In this post, Liam Thornton, from Human Rights in Ireland, offers some reflections on the nature and process of the Universal Periodic Review. These reflections do not necessarily represent the views of any of the individuals/organisations who have contributed to this UPR Symposium.
As can be seen from the previous posts, the UPR offers the potential to further highlight areas where Ireland’s protection of human rights may not be fully up to scratch. The UPR process is to complement rather than replace current reporting procedures to UN human rights treaty based bodies. Previous reviews of Ireland’s human rights record at the UN level have uncovered serious issues with Ireland’s human rights protections in civil and political rights, economic, social and cultural rights, women’s rights and issues relating to racial or ethnic discrimination. The various treaty based bodies who have made observations on Ireland’s compliance with its international legal obligations are primarily composed of human rights experts who reviewed Irish respect for and protection of human rights. The UPR process is more politicised than current UN human rights review mechanisms. However, it is a state peer review process by member and observer states of the Human Rights Council, informed by the information it receives from Ireland, the Irish Human Rights Commission and civil society organisations.This does not mean that the Irish government, the Irish Human Rights Commission or civil society should not engage with the process. However, I believe that this process does not hold the same weight or impartiality as the human rights treaty based processes.
It would be foolish not to recognise that the make-up of the UN Human Rights Council consists of a number of countries whose human rights records are less than ideal. In fact, many of the countries have amongst countless other grievous violations of fundamental human rights, engaged in torture, political oppression, gross violations of basic socio-economic rights and suppression of minority rights. While Ireland has also engaged in violations of internationally protected human rights, it has to be accepted that Ireland’s record of disrespect and failure to protect does not reach the level of some of those on the Human Rights Council. Having such a political review (real or perceived) may lead to public dismissal of genuine concerns the Human Rights Council has with Ireland’s human rights protections. The UPR process has in my view, the potential to undermine the work of the human rights treaty bodies, who may be cast in the same light as the UN Human Rights Council. The observations of the various human rights treaty bodies often get minimal coverage, however given that this is a review by a main organ of the UN tasked with assessing state compliance, it may receive more discussion within national fora.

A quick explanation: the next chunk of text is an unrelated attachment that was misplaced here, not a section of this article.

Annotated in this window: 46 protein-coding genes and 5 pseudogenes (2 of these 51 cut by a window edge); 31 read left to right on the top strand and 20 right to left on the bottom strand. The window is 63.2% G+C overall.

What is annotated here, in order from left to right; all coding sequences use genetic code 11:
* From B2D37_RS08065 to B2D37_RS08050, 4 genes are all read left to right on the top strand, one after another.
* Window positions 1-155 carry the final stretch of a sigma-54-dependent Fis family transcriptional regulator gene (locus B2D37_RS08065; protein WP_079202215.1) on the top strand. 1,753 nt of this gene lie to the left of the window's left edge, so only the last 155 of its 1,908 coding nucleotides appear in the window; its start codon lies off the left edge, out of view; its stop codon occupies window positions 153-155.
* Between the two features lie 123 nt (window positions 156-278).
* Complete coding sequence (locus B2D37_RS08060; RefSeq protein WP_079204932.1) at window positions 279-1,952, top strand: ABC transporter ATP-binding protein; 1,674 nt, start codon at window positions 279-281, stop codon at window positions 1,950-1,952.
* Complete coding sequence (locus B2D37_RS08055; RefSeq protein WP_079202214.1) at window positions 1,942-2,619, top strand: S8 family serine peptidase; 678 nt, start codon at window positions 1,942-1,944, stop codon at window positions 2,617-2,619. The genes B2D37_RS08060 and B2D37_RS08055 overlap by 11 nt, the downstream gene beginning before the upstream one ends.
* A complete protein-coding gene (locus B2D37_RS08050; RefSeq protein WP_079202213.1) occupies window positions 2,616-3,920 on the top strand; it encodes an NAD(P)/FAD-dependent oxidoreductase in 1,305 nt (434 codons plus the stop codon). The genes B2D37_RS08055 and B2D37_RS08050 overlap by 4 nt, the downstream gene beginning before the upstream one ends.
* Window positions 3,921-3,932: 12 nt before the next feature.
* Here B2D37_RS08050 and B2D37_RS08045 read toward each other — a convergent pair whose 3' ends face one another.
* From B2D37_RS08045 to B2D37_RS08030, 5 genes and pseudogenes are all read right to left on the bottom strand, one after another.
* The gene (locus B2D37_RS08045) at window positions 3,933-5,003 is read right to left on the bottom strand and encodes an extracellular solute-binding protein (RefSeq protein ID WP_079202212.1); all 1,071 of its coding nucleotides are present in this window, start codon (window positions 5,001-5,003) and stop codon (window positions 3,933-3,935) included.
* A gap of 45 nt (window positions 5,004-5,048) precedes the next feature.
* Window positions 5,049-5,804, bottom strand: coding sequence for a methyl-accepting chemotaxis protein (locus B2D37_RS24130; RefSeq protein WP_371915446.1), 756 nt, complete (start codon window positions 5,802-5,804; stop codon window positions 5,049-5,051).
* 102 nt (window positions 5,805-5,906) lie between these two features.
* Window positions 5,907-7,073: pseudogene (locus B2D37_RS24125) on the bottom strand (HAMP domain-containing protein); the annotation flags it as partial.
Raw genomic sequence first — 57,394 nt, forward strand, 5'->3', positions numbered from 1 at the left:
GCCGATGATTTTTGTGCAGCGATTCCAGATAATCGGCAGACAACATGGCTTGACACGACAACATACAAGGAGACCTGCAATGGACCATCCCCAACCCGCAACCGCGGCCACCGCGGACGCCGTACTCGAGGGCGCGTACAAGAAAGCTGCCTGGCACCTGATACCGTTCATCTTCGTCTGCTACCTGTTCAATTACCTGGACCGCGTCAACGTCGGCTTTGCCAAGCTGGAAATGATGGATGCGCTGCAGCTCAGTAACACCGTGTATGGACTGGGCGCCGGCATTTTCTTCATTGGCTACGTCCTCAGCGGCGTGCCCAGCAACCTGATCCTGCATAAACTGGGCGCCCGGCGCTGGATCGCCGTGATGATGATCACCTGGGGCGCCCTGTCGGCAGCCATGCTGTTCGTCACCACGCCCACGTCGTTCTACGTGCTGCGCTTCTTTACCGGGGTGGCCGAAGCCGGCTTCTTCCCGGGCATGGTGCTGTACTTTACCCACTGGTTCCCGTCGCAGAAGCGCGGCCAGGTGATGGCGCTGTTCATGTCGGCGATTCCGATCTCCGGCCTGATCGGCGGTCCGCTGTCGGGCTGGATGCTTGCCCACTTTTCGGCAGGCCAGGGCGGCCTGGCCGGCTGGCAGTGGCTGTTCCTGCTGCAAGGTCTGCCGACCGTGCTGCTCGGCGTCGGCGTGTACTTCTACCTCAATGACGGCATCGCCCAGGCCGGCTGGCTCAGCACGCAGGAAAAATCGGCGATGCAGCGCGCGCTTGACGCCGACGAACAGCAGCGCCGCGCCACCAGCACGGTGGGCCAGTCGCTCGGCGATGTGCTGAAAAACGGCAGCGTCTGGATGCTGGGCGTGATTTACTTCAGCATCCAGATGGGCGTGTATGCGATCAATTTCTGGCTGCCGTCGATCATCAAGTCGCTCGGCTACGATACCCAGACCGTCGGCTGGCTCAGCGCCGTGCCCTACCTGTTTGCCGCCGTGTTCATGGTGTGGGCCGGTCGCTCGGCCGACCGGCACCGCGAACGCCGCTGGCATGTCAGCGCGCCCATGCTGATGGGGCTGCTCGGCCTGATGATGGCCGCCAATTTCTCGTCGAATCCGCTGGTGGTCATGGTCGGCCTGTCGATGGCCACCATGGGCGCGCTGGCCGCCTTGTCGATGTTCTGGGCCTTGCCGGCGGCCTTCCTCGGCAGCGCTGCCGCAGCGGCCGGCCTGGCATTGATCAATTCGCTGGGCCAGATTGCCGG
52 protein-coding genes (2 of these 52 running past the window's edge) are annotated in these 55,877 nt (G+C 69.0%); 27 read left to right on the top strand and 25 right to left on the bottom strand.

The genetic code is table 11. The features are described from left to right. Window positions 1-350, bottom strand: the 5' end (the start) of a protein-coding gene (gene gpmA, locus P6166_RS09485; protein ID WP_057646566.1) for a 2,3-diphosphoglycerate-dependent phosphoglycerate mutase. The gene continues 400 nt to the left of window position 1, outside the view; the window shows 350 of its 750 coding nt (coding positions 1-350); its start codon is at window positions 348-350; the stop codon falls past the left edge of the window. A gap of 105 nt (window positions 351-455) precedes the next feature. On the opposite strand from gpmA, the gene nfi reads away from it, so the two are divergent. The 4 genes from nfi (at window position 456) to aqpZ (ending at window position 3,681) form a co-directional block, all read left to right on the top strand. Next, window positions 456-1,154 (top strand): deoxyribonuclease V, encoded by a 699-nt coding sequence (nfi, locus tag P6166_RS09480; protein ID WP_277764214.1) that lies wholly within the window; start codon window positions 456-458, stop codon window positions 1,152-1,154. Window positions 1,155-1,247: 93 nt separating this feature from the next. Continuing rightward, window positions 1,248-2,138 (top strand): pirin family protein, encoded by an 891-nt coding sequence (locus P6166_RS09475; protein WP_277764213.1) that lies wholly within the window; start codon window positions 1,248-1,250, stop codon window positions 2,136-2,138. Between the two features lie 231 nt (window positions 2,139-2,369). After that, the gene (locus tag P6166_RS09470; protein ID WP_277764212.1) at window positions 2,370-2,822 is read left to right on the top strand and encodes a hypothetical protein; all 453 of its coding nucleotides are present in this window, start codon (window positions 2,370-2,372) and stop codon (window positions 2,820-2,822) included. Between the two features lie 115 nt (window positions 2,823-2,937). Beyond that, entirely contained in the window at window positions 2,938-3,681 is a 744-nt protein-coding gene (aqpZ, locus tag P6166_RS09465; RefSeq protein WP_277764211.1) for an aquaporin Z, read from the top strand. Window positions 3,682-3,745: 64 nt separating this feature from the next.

In engaging with the UPR process, its limitations must be clearly explained, the possible political influence that respective states may have must be recognised and where the process provides recommendations which Ireland should take heed of, these should be reported with reference to similar (if any) recommendations which have been made by the UN human rights treaty bodies.